“Great.” Red couldn’t remember her person, place or thing. But really, they’d been driving all day, setting off from home around twelve hours ago, hadn’t they played enough road trip games? Red couldn’t wait for this to be over so she could finally sleep, whether left side or right. Just get through it. They were supposed to arrive at Gulf Shores around this time tomorrow, meet up with the rest of their friends, that was the plan.

Maddy cleared her throat.

“And what answers did I give, remind me?” Red said.

Maddy breathed out, an almost sigh or an almost laugh, hard to tell. “It was a person, a woman, not a fictional character,” she said, counting them off on her fingers. “Someone I would know, but not Kim Kardashian or you.”

Red looked up, searching the empty corners of her mind for the memory. “No, sorry,” she said, “it’s gone.”

“Okay, we’ll start again,” Maddy said, but just then, Simon stumbled out of the small bathroom, saving Red from more Organized FunTM. The door bounced back into him as the RV sped up.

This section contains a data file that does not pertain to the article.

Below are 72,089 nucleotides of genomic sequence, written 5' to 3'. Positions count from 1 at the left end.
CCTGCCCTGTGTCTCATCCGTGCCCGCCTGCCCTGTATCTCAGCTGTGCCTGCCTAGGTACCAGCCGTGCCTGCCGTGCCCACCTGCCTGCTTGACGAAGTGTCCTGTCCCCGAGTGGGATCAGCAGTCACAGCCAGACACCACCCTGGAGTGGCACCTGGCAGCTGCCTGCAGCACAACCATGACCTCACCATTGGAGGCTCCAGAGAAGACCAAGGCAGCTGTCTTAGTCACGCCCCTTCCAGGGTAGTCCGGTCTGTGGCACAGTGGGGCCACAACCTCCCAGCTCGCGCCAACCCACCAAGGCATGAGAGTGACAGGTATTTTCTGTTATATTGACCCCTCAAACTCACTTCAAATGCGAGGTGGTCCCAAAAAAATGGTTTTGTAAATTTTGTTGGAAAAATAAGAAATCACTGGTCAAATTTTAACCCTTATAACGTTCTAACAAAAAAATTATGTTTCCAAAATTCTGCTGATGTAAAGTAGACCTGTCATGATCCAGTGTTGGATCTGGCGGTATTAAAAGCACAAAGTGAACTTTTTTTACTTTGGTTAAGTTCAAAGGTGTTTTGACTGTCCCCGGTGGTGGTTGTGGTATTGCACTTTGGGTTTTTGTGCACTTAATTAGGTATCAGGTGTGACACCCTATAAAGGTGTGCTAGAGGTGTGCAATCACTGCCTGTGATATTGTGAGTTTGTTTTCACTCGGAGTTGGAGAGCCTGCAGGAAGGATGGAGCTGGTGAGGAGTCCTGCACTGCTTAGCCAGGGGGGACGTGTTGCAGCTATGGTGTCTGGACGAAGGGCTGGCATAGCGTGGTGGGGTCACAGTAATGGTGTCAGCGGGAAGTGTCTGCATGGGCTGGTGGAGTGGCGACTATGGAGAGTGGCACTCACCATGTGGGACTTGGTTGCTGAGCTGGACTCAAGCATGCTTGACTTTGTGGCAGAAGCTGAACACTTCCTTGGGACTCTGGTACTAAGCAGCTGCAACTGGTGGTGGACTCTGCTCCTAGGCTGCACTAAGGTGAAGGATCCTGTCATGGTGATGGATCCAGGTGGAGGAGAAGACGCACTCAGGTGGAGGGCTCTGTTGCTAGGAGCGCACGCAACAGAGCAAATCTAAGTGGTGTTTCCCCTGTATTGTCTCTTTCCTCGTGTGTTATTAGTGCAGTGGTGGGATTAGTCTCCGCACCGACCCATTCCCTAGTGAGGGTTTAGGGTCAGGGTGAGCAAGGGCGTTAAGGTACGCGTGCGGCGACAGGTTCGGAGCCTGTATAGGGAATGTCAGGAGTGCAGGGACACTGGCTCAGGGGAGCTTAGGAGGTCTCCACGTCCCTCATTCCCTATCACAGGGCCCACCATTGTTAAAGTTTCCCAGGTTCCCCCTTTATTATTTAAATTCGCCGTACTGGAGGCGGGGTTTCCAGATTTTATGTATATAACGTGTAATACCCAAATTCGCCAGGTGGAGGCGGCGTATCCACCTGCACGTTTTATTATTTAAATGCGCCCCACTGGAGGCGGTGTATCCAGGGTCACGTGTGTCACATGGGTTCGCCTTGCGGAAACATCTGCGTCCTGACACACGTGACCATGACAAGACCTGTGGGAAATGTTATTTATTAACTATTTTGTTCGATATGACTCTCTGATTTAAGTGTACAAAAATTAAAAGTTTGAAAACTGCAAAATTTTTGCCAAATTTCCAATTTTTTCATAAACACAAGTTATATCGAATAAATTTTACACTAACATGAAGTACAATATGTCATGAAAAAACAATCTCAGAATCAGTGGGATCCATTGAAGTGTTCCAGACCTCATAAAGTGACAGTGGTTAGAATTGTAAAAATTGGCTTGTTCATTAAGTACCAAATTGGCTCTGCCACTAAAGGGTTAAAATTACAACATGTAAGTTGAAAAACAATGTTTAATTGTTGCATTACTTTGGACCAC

“Simon Yoo, have you been in there this whole time?” Maddy asked, disgusted. “We’ve played two whole rounds.”

Simon pushed his black, loosely waved hair away from his face and held an unsteady finger to his lips, saying, “Shh, a lady never tells.”

“Shut the door, then, jeez.”

He did, but with his foot, to make some point or other, almost overbalancing as they hurtled along the highway, changing lanes to pass. Wasn’t their exit soon? Maybe Red should say something, but now she was watching as Simon waded forward, leaning on the tiny kitchen counter behind her. In one awkward motion, he slid onto the booth beside her, knocking his knees on the table.

Red studied him: his pupils were sitting too large in his dark, round eyes, and there was an incriminating wet patch on the front of his teal-­colored Eagles shirt.

“You’re drunk already,” she said, almost impressed. “I thought you’d only had like three beers.”

Simon moved close to whisper in her ear, and Red could smell the sharp metallic tang on his breath. She couldn’t miss it; that was how she knew when her dad was lying to her, No I didn’t drink today, Red, I promise. “Shh,” Simon said, “Oliver brought tequila.”

“And you just helped yourself?” Maddy asked, overhearing.

In answer, Simon balled both his fists and held them in the air, yelling: “Spring break, baby!”


Categories Fiction International

Tags Book excerpt Book extract Five Survive Holly Jackson Jonathan Ball Publishers